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drugs

Ryan Caron King / WNPR

When CVS agreed to acquire Aetna, they halted a plan to move the Hartford-based company’s headquarters to New York City. Connecticut has been breathing a sigh of relief that one of the capital’s largest employers isn’t ditching the state.

But is having a major insurance company join with one of the country’s largest “Pharmacy Benefit Managers” a good thing for those of us using the health care system?

tanjila ahmed (Flickr) / Creative Commons

Connecticut businesses are facing some interesting challenges around how to deal with employees who use legal medical marijuana.

Eric Draper / Wikimedia Commons

Like many Americans, our newsroom was glued to the eight or so hours of testimony by Dr. Christine Blasey-Ford and Judge Brett Kavanaugh during last week's Senate Judiciary Hearings, including the dramatic committee vote on Friday that led to a limited FBI investigation. 

frankieleon / Creative Commons

Connecticut will benefit from almost $6 million in federal funding for organizations combating the opioid addiction crisis. The Department of Health and Human Services is awarding a total of $400 million in grants to states around the nation.

Domenic Esposito

One morning last June, a giant sculpture of a heroin spoon was dropped on the campus of Purdue Pharma in Stamford. It was a piece of protest art meant to hold the pharmaceutical company responsible for its role in the opioid epidemic.

Marco Verch / Creative Commons

This hour: pain, pharma, and the birth of a nation plagued by opioid abuse and overdose.

We talk to Beth Macy, author of Dopesick, about her investigation into the development, marketing, and widespread effect of OxyContin -- a prescription drug produced by Stamford, Connecticut-based Purdue Pharma.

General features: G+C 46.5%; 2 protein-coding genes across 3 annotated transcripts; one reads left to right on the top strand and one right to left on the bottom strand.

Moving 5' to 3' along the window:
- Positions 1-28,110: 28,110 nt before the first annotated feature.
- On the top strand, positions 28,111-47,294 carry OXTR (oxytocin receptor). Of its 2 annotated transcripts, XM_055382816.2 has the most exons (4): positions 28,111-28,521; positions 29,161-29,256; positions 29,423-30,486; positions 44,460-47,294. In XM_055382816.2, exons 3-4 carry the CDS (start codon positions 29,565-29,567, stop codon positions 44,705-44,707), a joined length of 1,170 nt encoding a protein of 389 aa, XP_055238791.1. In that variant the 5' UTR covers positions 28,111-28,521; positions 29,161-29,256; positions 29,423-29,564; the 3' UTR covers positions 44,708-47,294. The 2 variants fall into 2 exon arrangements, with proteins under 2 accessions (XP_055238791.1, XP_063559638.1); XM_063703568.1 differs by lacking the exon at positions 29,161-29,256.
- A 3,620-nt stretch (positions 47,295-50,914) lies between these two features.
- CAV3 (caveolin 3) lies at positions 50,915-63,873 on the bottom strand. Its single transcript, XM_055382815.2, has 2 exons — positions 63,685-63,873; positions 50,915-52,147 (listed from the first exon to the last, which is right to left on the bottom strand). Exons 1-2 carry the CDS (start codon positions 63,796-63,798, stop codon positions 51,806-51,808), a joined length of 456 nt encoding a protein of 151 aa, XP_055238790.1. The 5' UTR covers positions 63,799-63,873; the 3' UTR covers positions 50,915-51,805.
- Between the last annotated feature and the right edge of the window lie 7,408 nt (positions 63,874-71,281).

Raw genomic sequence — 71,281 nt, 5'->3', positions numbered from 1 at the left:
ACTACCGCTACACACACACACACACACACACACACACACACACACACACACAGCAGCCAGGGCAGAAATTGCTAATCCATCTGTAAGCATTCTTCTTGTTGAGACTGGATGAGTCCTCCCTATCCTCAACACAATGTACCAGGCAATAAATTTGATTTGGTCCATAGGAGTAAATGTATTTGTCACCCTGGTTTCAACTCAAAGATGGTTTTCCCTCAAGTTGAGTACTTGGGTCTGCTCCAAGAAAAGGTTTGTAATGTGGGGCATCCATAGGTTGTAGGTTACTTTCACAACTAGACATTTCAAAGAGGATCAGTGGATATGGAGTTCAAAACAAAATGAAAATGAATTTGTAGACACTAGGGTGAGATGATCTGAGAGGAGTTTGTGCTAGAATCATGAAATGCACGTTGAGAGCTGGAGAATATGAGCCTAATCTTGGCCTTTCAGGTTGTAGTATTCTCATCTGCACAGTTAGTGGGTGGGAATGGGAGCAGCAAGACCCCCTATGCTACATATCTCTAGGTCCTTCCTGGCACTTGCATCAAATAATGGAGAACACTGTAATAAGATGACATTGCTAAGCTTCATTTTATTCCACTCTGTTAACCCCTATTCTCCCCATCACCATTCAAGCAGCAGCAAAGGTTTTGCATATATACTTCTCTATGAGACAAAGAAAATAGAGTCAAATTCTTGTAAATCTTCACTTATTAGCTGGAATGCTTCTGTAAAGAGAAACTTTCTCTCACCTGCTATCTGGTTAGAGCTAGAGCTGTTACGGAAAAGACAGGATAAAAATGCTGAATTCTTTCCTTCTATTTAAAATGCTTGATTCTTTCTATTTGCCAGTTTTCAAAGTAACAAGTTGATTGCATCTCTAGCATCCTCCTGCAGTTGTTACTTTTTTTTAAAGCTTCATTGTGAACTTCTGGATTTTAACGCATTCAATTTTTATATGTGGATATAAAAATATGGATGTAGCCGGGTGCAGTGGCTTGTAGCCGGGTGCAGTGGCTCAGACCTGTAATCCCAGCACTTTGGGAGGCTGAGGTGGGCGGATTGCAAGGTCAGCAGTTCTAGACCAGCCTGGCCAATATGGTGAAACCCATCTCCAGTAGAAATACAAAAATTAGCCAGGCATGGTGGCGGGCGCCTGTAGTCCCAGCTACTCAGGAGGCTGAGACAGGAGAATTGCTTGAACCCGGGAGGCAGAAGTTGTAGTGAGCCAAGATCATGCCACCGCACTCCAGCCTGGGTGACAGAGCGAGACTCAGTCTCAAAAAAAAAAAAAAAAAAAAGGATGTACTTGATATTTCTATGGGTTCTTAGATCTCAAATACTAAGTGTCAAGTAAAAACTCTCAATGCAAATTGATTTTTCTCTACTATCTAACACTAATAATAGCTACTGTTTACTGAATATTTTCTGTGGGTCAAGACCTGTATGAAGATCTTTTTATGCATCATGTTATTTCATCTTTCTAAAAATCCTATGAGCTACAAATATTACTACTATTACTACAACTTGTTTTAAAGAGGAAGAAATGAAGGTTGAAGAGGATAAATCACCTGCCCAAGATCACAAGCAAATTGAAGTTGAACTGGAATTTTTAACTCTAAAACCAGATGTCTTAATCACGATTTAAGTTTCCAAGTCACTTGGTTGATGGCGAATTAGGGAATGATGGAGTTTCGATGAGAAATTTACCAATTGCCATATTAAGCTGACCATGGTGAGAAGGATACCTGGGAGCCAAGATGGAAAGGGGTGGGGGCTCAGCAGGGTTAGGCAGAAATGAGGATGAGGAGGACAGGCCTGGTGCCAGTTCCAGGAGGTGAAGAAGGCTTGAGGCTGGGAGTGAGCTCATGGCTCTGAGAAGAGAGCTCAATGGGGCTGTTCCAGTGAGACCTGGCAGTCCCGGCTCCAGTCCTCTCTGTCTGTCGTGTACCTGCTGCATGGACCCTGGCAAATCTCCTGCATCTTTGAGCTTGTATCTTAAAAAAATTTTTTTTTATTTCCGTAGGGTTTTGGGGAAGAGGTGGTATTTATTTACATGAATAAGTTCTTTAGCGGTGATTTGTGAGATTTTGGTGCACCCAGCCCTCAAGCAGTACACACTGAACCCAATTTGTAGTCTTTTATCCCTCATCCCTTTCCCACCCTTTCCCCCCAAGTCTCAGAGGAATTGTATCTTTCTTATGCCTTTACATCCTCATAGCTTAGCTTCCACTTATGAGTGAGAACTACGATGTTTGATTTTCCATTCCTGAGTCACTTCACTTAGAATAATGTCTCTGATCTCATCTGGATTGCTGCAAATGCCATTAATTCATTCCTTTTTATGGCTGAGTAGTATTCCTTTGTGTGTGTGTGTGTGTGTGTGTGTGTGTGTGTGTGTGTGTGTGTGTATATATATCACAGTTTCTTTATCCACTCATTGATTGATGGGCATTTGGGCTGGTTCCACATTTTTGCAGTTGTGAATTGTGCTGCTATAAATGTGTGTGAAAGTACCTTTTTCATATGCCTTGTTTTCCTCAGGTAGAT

To what extent is the company responsible for America’s ongoing opioid addiction crisis? We take an in-depth look and we also hear from you. 

Diane Orson / Connecticut Public Radio

New Haven’s emergency last week surrounding the use of the synthetic cannabinoid K2 was dramatic, but ultimately non-lethal. Although emergency personnel made more than 100 trips to the hospital, in the end no-one died from their exposure to the drug. And that’s raised a question about the terminology we use to describe this crisis. Were these in fact overdoses?

Paul Bass, New Haven Independent

Firefighters, police, and medics were among an army of first responders on the New Haven Green last week after reports of people losing consciousness, vomiting, and falling to the ground started streaming in. Crews transported victims to the hospital over 100 times as state and local officials scrambled to figure out what was going on.

Frankie Graziano / Connecticut Public Radio

After four days of deliberations, a federal jury Tuesday deemed former Donald Trump campaign chairman and New Britain native Paul Manafort guilty of eight of 18 counts of tax fraud and other crimes.

This week we discuss the fallout from that verdict.

Meanwhile, here in Connecticut, the quest for Democratic and Republican party unity in the race for governor continues after the August 14 primaries.

Diane Orson / Connecticut Public Radio

New Haven, Connecticut was the site of more than 100 overdoses last week -- drawing national attention to the city and to a synthetic drug known as K2.

But what exactly is this drug? And how did it wind up in the hands of so many here in Connecticut? This hour, an addiction psychiatrist from Silver Hill Hospital joins us to answer our questions.

Diane Orson / Connecticut Public Radio

Over 100 people are now known have overdosed on the New Haven Green since Tuesday night, apparently as a result of using part of a bad batch of the synthetic cannabinoid K2. Officials say that the man-made drug and this particular batch was designed to have a more potent effect on the people who took it—so they could become addicted. 

Diane Orson / Connecticut Public Radio

Updated 8:42 am

There has been a rash of suspected drug overdoses on the New Haven Green Wednesday, with at least 76 people taken to area hospitals. One person has been arrested in connection with the case. 

Chion Wolf / WNPR

Connecticut is receiving a $10 million grant that will be used to increase access to care for people with substance abuse and mental health disorders.

Credit Jeng_Niamwhan/iStock / Thinkstock

The Addiction Resource Center (ARC) is an interactive website that provides information about substance use disorders as well as local addiction treatment centers and health care providers. 

The Chronicle Magazine / Creative Commons

As legalization of marijuana continues to be debated on the campaign trail, Hartford City Council held a forum this week that focused on the effects that legalization can have on marginalized communities.

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